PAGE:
The standard veneers require some tooth structure removal, referred to as “tooth preparation.” This is because although they're a millimeter or less in thickness, they can still appear bulky if bonded to an unprepared tooth. To accommodate their width, it's necessary to remove some of the tooth enamel. This permanently alters the tooth so that it will need some form of restoration from that time on.

In recent years, however, other veneer options have emerged that reduces — or even eliminates — this tooth alteration. No-prep veneers are so thin they can be applied to a tooth with virtually no preparation. A more common option, minimal-prep, requires only a minor reshaping with an abrasive tool to ensure the fitted veneer looks as natural as possible. Because of their thinness, these veneers also don't have to fit under the gum line like standard veneers.

To obtain no- or minimal-prep veneers, your tooth enamel needs to be in good, healthy shape. They're also best suited for people with small or worn teeth, narrow smiles (the side teeth can't be seen from the front), or slightly stained or misshapen teeth.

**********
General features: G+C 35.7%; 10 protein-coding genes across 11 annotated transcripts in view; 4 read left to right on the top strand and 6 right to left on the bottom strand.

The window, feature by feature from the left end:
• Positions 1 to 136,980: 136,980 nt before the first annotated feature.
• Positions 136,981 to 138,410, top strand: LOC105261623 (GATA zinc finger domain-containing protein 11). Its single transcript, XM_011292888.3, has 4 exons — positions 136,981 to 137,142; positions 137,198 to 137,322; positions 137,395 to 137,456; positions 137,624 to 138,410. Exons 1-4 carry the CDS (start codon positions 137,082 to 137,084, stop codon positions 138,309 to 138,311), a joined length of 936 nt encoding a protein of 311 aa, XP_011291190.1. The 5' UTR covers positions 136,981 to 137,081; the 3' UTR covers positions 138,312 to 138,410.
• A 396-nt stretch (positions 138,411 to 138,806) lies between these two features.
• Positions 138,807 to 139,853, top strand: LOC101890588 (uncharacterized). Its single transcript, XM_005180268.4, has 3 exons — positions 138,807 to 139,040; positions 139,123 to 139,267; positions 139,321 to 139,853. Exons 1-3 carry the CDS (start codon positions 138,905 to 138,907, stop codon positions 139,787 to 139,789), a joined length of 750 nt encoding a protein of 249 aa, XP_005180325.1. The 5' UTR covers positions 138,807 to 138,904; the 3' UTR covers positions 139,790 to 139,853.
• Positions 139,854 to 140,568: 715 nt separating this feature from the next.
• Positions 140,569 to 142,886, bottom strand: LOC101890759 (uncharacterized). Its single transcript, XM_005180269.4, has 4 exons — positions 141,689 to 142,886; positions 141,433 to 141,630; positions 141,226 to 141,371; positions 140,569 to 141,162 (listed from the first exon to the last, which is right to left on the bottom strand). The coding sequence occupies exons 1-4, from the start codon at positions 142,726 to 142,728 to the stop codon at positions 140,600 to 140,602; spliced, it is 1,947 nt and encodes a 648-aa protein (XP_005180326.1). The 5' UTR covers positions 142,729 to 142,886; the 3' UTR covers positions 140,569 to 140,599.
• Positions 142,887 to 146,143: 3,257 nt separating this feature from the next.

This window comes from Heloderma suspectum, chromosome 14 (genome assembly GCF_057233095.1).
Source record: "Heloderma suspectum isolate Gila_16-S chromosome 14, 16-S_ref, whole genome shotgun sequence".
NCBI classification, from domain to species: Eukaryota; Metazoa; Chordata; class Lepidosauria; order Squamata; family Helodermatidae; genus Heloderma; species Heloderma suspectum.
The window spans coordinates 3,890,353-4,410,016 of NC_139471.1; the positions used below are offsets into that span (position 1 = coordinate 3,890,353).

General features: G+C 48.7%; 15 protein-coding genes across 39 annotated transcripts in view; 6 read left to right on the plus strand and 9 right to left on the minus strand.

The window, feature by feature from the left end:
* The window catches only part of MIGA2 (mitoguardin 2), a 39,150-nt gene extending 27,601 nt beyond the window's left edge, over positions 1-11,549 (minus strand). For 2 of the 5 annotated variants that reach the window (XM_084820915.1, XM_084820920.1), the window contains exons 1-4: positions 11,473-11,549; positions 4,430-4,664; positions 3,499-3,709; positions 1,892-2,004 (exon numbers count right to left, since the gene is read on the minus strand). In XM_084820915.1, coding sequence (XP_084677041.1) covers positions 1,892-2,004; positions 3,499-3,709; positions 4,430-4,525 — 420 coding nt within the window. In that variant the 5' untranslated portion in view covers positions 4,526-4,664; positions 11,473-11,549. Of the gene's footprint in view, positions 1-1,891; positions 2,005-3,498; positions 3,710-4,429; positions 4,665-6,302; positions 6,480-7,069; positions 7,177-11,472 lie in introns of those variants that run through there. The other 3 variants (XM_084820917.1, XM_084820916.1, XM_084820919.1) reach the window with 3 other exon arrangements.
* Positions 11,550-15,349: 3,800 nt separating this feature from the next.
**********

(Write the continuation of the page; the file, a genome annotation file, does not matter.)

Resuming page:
Because there's little invasiveness, these low preparation veneers won't typically create tooth sensitivity and they can often be applied without any form of anesthesia. And because tooth structure isn't removed, they can be “uninstalled” to return to your natural look. Of course, that's not always an easy process since the bonding between veneer and the enamel is quite strong, although today's lasers can be used to detach the veneer quite easily.

If you'd like to consider these minimally invasive veneers, talk with your dentist. If you're a good candidate, you may be able to gain a new smile without much change to your natural teeth.

If you would like more information on how veneers can change your smile, please contact us or schedule an appointment for a consultation. You can also learn more about this topic by reading the Dear Doctor magazine article “No-Prep Porcelain Veneers.”





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Gina Piccioni, D.M.D. and John G. Hartmann, D.D.S.

River Forest, IL Dentist

River Forest Dental Studio